Gendered income inequality and the precariousness of street trading


Gender differences and the precariousness of street traiding

In the HK census there is an occupation category designated as street traders. The fact that there is a specific category tells us something about the state of being in Hong Kong. The census tells us that there are nearly 15.5 thousand steet traders in Hong Kong, but actually there are probably more, as a lot of the street trading is illegal and people may also do it on a part-time basis. What this info-graphic demonstrates, is that firstly street trading is a precarious business for everyone, but particularly for women.

The ratio of male street traders to female traders counted by the census is 3 to 2. The reasons for the income differential is unclear. It may be that women have locations that are less profitable. It may be that the goods that women street traders sell are less valuable so overall earnings are less. Some evidence from studies done in the 1970’s and 80’s indicate that street trading is often a family business and women work as family labour. We just don’t know as street trading is something that many at government level in Hong Kong wish would just go away. It clearly isn’t and as International Women’s day passes, it is also clear that there is further work to be done with regard to gender equity at all levels of society and all over the world.

red coversThe 2011 HK census has a new online feature where you can make your own tables. The website can be found here.

If you want to make your own infographic, you might try Pictochart, which is how I made this one.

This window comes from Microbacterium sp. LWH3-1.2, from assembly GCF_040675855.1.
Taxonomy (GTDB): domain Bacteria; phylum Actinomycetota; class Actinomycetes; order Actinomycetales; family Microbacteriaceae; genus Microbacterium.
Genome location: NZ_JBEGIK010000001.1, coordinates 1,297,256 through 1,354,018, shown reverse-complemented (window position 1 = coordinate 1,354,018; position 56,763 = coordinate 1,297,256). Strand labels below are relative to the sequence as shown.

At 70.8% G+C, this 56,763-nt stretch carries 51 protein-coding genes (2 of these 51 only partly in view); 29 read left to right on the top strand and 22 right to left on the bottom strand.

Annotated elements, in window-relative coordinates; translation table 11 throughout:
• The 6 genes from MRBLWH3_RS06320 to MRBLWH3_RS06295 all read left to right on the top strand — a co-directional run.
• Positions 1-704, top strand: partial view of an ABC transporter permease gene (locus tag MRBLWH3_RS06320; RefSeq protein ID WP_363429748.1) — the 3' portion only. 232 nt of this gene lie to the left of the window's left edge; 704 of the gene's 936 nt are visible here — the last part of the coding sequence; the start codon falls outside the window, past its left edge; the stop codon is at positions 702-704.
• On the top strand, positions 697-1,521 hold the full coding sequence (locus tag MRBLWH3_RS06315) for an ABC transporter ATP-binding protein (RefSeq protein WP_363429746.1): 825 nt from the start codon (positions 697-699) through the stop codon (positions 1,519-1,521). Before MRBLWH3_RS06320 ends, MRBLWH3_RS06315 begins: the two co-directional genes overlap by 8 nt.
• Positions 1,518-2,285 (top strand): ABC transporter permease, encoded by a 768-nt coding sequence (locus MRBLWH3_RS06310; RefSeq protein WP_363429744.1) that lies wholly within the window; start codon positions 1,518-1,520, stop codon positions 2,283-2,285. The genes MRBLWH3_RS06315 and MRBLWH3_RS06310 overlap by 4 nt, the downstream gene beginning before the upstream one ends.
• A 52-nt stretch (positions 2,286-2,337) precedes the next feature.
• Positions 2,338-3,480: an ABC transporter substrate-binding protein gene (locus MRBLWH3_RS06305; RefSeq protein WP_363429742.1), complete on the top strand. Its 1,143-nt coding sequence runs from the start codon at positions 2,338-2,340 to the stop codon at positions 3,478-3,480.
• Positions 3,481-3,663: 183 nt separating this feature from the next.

Everything on 4 legs, except the table

There is a saying about the food culture in China that what is edible includes everything on four legs, except the table. Of course, the food culture includes a whole host of things with fewer legs as well. As a result I was not surprised that the recent European Horse Meat scandal has not had much of a ripple here in Hong Kong, with the exception of the local Ikea stores supposedly withdrawing their meatballs (as reported in the Huffington Post).  Continue reading

Ya Ma Tei Fruit Market

YMT Market

Wholesale Fruit Market build in 1913.

In the center of Mong Kok is what appears to be an old, run-down market; its single-story stature at odds with the high-rise buildings that surround it.  If you wander past by day you might think that the market is just hanging on as only a few sellers on the periphery will be open and selling fruits.  A meander through might also leave you thinking this is largely an abandoned space, and yet it beckons. Continue reading

Do you know where that box comes from?

Wet Market Boxes

Have you ever wondered about the life of that recycled cardboard box that your child’s new toy came in?  Many of these boxes will have come from Asia, where there are armies of elderly people who collect them and then recycle them as a way to make extra money to make ends meet. This practice is another side to neoliberal approaches to economic freedom.  Continue reading